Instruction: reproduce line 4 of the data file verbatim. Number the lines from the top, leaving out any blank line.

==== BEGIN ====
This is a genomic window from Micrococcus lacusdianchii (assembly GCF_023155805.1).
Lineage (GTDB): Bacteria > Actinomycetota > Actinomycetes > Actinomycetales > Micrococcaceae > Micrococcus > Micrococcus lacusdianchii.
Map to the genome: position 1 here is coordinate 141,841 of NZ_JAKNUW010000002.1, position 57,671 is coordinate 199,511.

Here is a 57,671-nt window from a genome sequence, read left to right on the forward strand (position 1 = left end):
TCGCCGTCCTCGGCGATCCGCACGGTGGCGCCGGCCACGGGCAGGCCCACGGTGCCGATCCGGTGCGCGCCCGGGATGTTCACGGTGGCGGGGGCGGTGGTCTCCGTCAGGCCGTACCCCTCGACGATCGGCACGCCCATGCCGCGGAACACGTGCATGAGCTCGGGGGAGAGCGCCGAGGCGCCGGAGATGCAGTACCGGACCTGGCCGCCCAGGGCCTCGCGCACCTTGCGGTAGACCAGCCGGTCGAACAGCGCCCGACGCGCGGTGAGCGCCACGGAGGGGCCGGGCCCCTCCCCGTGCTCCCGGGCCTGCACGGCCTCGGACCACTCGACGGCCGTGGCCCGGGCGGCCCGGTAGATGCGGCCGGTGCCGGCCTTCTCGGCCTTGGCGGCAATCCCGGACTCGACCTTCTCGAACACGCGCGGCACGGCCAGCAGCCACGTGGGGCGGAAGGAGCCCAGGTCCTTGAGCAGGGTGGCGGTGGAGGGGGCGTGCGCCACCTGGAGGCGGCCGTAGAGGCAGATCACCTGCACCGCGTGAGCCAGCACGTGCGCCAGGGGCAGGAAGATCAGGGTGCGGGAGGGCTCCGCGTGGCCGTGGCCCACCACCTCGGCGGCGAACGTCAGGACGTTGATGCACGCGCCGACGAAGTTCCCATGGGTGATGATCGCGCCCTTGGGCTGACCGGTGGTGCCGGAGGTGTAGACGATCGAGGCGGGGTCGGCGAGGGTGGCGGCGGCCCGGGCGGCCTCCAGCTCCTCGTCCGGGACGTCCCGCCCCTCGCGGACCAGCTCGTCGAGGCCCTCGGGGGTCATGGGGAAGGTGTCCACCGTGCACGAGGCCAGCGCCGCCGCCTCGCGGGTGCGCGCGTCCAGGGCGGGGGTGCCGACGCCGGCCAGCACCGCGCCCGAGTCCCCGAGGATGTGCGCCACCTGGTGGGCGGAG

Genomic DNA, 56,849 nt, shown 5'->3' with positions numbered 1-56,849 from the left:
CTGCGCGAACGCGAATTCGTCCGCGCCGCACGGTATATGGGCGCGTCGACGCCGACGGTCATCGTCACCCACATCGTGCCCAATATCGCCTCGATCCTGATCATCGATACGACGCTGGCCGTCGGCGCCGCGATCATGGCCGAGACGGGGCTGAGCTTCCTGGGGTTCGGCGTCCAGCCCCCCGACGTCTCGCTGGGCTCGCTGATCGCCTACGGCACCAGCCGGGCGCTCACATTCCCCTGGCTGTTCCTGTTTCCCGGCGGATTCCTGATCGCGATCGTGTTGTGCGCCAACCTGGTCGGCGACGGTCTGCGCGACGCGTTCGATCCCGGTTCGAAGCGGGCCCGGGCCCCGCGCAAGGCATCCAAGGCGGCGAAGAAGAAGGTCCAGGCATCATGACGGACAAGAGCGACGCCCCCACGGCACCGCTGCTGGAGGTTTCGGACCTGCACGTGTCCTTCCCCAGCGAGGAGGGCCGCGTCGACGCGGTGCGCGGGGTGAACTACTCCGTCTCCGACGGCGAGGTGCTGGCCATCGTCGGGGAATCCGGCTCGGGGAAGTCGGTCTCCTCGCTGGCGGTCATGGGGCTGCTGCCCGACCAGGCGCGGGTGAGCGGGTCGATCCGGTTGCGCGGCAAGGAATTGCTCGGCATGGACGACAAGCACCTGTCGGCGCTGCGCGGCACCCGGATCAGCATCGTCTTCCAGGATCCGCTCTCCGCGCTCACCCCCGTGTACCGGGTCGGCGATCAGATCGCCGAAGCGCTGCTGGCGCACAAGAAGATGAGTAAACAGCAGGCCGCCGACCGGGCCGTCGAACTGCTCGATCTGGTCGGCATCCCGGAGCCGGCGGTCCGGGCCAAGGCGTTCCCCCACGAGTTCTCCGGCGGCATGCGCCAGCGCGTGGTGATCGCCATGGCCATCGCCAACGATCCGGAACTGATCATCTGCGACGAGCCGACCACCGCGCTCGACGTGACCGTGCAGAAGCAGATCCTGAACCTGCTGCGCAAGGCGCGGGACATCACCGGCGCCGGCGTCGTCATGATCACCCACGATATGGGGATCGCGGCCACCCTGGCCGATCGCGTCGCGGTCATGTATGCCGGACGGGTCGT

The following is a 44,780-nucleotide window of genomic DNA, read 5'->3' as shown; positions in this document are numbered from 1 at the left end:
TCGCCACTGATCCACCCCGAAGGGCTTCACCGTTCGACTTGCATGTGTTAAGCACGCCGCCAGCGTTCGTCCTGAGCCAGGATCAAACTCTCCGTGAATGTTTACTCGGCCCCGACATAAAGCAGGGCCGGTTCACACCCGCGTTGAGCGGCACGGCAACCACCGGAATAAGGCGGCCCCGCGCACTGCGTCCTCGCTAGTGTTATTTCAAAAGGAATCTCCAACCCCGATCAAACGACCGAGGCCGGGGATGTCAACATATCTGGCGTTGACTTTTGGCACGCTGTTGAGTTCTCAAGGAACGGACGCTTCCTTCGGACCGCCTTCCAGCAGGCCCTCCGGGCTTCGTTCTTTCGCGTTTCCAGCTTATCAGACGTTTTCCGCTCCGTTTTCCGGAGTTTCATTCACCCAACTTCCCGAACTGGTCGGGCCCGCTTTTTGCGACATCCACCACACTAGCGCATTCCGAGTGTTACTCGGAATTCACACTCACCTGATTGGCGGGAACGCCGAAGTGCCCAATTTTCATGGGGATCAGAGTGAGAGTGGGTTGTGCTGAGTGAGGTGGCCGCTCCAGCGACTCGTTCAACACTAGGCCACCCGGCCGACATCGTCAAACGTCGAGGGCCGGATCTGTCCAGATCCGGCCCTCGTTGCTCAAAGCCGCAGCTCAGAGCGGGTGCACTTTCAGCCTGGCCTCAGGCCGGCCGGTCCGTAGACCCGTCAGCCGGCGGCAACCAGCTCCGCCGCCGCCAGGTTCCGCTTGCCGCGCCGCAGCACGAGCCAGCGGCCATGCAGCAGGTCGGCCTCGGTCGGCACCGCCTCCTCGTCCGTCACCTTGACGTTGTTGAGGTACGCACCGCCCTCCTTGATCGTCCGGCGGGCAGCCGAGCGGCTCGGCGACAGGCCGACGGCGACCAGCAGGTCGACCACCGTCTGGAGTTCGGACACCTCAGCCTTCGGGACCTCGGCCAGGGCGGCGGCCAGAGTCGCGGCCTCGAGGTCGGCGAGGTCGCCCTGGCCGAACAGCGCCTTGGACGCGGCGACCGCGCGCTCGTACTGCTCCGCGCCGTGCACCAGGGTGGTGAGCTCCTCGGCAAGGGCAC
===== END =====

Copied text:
Here is a 57,671-nt window from a genome sequence, read left to right on the forward strand (position 1 = left end):